The reopening of peace talks between Israeli and Palestinian leaders sounds like a dreadful rerun of an old B movie for many in Israel. Nearly everyone I met on my recent 10-day trip there was pessimistic about the two sides coming to any substantial agreements. Most of my conversations suggested that the Israelis and Palestinians were "stuck" with one another. No one could imagine anything but a repeat of past talk failures, and no one seemed to have any idea of how to move forward unless the other side changed in some fundamental way.
I felt the same way during my trip, at least until the last day.
My trip began the day after U.S. Secretary of State John Kerry announced that he had convinced Israel and Palestine to talk about talking again. It ended on the day when they actually agreed to talk about peace. I met a variety of people—West Bank Palestinian leaders in Ramallah, common citizens in Bethlehem, Jewish settlers in occupied territories, Jewish peace and interfaith activists, Palestinian activists in Israel, members of the Israeli government, Christian leaders, military officials on the Lebanon and Syrian borders. The trip was planned for me by the Jewish Federation of Chicago, but they did as good a job as can be imagined for a 10-day trip if one is to get exposed to the variety of opinions in this troubled land.
I asked nearly every person I met about their hopes for the talks, and as I said, not a one was hopeful. And neither was I, until I had a conversation with a well-respected and influential rabbi. That's when a glimmer of hope sparkled ever so briefly.
First, some personal reflections of a non-expert after a second trip to this most controversial area. These are admittedly impressionistic, and will no doubt be nuanced as I continue to learn more. But I believe there is some value in immediate impressions, granted their limitations, and I would summarize mine this way. The situation day to day is not nearly as horrific as we are sometimes led to believe, and if something isn't done to solve the disputes, they could lead to catastrophe in the long run. What I mean is this.
Regarding day-to-day life in Israel and the West Bank: The West Bank clearly suffers more poverty, and all the problems related to it. Some of that is due to the occupation, no doubt. But if Israel were to pull out tomorrow, nearly every problem the residents of the West Bank face (water, trade, education, and so on) would remain for years or decades to come. Life in Israel, meanwhile, is flourishing and democratic, an extraordinary achievement for a nation that was born sixty-five years ago (especially compared with other Middle Eastern and African nations that, after decades of efforts, struggle to create flourishing democracies).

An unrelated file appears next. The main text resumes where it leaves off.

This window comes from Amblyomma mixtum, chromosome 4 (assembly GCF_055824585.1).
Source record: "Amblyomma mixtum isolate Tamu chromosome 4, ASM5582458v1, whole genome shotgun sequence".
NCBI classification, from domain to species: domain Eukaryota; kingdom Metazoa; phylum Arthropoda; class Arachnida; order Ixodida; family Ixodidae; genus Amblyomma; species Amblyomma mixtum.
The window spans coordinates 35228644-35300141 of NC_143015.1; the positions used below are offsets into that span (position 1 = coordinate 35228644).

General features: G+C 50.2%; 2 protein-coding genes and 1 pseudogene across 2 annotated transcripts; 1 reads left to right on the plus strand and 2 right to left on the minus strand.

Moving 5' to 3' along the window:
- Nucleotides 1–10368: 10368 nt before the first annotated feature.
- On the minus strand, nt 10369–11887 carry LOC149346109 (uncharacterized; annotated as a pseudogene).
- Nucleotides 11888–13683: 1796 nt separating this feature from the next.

The security fence and checkpoints are clearly an annoyance, but no more of an annoyance than the security checkpoints in American airports—the difference being (and this is no small difference) that these checkpoints have huge symbolic value to the Palestinians—the word "humiliated" came up more than once. But as a practical, day-to-day matter, after going through and observing a number of checkpoints (with my hosts and on my own), I did not see the extraordinary problems I've read about. But I will acknowledge my limited exposure.
While Israelis are not permitted in the West Bank, many Arabs live in Israeli territory, where Jews and Arabs rub shoulders every day. One can see signs of resentment between them here and there, and yet one also sees signs of extraordinary cooperation—working together in equality in institutions from grocery stores to high tech companies to medical facilities. It's the sort of tension and cooperation one would find in any country of mixed ethnicities.